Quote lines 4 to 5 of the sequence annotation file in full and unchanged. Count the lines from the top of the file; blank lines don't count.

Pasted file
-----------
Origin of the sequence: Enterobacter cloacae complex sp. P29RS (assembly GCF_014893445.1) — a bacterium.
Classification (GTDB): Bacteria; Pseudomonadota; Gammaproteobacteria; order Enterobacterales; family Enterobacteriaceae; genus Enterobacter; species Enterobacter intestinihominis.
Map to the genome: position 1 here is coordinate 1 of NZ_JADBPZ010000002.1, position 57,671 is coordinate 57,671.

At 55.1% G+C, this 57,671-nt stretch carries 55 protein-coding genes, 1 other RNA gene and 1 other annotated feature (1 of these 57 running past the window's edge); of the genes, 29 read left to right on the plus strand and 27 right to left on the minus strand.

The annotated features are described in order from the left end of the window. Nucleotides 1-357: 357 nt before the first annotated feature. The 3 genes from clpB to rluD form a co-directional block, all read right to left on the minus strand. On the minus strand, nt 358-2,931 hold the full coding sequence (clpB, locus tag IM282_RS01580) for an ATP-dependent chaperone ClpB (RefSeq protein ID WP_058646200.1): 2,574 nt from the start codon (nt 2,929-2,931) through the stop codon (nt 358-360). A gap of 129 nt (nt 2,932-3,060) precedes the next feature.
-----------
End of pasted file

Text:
At 55.1% G+C, this 57,671-nt stretch carries 55 protein-coding genes, 1 other RNA gene and 1 other annotated feature (1 of these 57 running past the window's edge); of the genes, 29 read left to right on the plus strand and 27 right to left on the minus strand.

The annotated features are described in order from the left end of the window. Nucleotides 1-357: 357 nt before the first annotated feature. The 3 genes from clpB to rluD form a co-directional block, all read right to left on the minus strand. On the minus strand, nt 358-2,931 hold the full coding sequence (clpB, locus tag IM282_RS01580) for an ATP-dependent chaperone ClpB (RefSeq protein ID WP_058646200.1): 2,574 nt from the start codon (nt 2,929-2,931) through the stop codon (nt 358-360). A gap of 129 nt (nt 2,932-3,060) precedes the next feature.